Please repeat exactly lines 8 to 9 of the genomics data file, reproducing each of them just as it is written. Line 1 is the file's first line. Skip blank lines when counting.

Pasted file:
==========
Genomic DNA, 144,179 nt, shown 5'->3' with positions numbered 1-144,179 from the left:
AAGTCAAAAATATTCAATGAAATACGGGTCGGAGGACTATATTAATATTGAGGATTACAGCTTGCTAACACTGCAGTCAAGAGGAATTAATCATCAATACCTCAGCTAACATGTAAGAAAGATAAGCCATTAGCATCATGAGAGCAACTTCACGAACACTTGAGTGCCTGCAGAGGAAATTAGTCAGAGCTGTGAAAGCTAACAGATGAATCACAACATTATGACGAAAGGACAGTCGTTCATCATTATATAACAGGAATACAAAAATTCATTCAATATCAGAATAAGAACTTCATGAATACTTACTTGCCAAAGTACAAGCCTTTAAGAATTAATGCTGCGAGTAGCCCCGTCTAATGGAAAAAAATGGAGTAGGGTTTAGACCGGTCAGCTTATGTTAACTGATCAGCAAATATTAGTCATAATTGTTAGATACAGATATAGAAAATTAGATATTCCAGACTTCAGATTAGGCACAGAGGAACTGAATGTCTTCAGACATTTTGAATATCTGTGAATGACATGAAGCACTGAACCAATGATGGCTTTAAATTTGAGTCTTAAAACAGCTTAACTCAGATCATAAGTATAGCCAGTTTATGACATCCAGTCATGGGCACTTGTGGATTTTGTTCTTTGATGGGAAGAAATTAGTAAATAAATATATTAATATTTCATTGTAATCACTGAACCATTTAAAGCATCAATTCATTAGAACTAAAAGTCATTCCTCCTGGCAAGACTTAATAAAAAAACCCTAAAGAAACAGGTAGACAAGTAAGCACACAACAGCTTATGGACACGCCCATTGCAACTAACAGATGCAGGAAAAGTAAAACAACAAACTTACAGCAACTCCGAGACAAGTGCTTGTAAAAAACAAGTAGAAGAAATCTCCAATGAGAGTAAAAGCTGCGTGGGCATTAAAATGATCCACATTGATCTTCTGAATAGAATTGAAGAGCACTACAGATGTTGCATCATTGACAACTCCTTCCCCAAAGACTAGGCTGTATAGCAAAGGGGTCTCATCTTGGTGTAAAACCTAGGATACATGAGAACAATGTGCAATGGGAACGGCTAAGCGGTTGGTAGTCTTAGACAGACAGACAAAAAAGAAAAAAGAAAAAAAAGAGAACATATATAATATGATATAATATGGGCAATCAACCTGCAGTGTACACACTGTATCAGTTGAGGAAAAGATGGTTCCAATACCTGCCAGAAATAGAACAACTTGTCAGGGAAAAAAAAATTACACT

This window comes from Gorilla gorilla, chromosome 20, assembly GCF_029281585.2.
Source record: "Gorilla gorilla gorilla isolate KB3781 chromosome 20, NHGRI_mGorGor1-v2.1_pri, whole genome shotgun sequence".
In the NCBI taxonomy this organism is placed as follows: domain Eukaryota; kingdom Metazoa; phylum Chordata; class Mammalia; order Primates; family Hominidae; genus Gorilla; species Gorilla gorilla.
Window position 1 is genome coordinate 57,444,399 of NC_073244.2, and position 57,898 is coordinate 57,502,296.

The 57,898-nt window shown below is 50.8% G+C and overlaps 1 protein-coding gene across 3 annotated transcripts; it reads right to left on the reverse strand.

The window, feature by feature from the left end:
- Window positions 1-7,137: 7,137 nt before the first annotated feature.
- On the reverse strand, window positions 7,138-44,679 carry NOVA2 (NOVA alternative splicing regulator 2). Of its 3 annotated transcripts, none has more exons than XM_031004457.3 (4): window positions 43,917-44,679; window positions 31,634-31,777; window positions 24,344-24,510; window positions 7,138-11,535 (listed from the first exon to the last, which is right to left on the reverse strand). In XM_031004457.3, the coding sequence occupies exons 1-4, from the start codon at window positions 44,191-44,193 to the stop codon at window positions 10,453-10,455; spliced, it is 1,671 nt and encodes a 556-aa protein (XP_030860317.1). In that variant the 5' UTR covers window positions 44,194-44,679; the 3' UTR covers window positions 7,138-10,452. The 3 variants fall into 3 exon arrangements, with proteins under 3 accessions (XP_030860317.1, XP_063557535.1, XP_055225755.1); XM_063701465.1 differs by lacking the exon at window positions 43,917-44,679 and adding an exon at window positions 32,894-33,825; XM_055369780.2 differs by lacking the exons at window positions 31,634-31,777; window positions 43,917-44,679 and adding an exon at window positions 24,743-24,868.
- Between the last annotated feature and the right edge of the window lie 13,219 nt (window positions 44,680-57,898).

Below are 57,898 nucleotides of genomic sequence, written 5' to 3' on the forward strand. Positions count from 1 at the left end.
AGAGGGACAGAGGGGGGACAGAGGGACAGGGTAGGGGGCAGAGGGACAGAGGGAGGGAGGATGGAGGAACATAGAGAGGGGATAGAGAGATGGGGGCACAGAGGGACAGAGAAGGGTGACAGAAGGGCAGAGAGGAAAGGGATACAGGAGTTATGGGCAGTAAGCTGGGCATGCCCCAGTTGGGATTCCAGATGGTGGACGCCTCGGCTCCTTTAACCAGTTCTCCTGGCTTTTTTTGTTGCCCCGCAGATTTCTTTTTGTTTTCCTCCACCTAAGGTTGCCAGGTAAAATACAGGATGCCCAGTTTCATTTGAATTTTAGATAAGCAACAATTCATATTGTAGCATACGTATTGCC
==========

The window, feature by feature from the left end:
- Window positions 1-7,137: 7,137 nt before the first annotated feature.